However, when Lha-bzang Khan reached the banks of the Nagchu River northeast of Ü-Tsang, he halted and began to gather the Khoshut tribesmen. In the summer of 1705 he marched on Lhasa and divided his troops in three columns, one under his wife Tsering Tashi. When Sangye Gyatso heard about this he gathered the troops of Ü-Tsang, Ngari and Kham close to Lhasa. He offered battle but was badly defeated with the loss of 400 men.

The Lobsang Yeshe, 5th Panchen Lama tried to mediate. Realizing that his situation was hopeless, Sangye Gyatso gave up resistance on condition that he was spared and was sent to Gonggar Dzong west of Lhasa. However, the vengeful Queen Tsering Tashi arrested the ex-desi and brought him to the Tölung Valley, where he was killed, probably on 6 September 1705.[10]

Popular culture

See also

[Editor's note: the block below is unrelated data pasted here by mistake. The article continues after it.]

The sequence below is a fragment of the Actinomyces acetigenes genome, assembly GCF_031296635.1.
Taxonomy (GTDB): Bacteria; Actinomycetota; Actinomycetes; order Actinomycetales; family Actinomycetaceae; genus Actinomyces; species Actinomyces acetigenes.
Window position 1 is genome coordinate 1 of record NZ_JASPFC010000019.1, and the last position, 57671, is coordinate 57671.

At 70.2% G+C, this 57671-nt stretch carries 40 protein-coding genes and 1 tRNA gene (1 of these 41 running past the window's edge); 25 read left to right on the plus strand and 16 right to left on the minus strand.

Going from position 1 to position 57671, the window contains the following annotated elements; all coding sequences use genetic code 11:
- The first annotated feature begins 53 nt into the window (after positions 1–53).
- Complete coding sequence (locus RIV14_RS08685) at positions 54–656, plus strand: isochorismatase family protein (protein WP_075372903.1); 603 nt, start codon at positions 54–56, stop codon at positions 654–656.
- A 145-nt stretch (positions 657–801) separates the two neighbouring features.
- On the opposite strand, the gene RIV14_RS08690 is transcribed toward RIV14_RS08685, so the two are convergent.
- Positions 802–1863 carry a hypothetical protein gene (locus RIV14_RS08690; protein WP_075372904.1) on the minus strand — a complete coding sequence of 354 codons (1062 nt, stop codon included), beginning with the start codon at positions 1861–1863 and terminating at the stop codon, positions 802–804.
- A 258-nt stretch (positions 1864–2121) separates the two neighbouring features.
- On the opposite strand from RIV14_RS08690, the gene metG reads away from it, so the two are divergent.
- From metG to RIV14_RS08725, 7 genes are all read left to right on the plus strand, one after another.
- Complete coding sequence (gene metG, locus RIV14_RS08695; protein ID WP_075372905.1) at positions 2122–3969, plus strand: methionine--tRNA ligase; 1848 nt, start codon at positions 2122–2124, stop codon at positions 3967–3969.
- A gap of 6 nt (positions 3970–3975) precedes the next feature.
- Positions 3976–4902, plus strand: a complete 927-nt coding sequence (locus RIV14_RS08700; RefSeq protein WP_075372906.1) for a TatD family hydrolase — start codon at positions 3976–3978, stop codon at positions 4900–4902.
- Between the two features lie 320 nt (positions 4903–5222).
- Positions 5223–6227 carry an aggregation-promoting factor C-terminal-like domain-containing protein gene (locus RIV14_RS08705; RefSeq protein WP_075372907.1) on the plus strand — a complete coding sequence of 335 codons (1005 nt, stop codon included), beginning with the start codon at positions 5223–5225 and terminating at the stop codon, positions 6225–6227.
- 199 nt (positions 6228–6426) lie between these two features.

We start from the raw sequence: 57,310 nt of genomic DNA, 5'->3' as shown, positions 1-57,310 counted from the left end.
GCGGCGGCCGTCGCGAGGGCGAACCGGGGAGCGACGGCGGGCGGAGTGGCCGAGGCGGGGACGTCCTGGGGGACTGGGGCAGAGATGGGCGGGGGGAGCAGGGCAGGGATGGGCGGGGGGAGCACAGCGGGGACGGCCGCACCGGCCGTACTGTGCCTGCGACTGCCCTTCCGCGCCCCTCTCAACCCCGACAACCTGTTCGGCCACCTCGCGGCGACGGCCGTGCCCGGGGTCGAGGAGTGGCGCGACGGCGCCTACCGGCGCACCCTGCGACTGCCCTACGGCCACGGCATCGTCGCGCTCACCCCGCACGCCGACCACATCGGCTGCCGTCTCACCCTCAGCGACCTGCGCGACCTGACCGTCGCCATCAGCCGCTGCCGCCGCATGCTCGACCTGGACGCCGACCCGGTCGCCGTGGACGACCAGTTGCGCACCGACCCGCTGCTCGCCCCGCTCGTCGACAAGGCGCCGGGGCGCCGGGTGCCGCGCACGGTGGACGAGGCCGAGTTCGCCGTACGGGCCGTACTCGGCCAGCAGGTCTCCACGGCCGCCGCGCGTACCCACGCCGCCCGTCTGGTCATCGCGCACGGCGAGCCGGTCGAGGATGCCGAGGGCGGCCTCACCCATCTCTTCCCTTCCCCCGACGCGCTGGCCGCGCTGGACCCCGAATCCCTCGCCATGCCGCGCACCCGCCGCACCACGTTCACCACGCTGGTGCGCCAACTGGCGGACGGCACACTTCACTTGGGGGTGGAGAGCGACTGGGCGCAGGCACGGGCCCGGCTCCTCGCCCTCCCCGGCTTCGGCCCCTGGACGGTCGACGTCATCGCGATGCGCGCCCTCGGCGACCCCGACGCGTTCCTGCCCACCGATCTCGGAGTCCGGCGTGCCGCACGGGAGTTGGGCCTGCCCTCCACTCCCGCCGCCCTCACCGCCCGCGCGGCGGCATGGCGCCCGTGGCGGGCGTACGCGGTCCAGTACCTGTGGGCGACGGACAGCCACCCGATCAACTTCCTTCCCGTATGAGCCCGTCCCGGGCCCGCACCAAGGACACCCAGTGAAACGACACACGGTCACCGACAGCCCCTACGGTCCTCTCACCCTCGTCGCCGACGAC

1. Medicine Across Cultures: History and Practice of Medicine in Non-Western Cultures (Science Across Cultures: the History of Non-Western Science) by Hugh Shapiro and H. Selin (2006) p.87
  2. Healing Powers and Modernity: Traditional Medicine, Shamanism, and Science in Asian Societies by Linda H. Connor and Geoffrey Samuel (2001) p.267
  3. Jaroslav Průšek and Zbigniew Słupski, eds., Dictionary of Oriental Literatures: East Asia (Charles Tuttle, 1978): 147.
  4. Bryan J. Cuevas, Lhasa in the Seventeenth Century: The Capital of the Dalai Lamas, The Journal of Asian Studies (2004), 63: 1124-1127
  5. Tales of Intrigue from Tibet's Holy City: The Historical Underpinnings of a Modern Buddhist Crisis Thesis by Lindsay G. McCune Archived February 14, 2012, at the Wayback Machine. The Florida State University College of Arts and Sciences, see page 8 of introduction
  6. Energetic Healing, Embracing the Life Force by Arnie Lade (1999) p.48
  7. Gyamtso, S., Klassische Tibetische Medizin (1996) ISBN 978-3-258-05550-3
  8. Tibetan Medical Paintings: Illustrations to the Blue Beryl Treatise of Sangye Gyamtso (1653-1705 : Plates and Text) by Gyurme Dorje, Yuri Parfionovitch, and Fernand Meyer (1992)
  9. Tsepon W.D. Shakabpa, Tibet. A political history. Yale 1967, pp. 125-8.
  10. Luciano Petech, China and Tibet in the early 18th century. Leiden 1950.

External links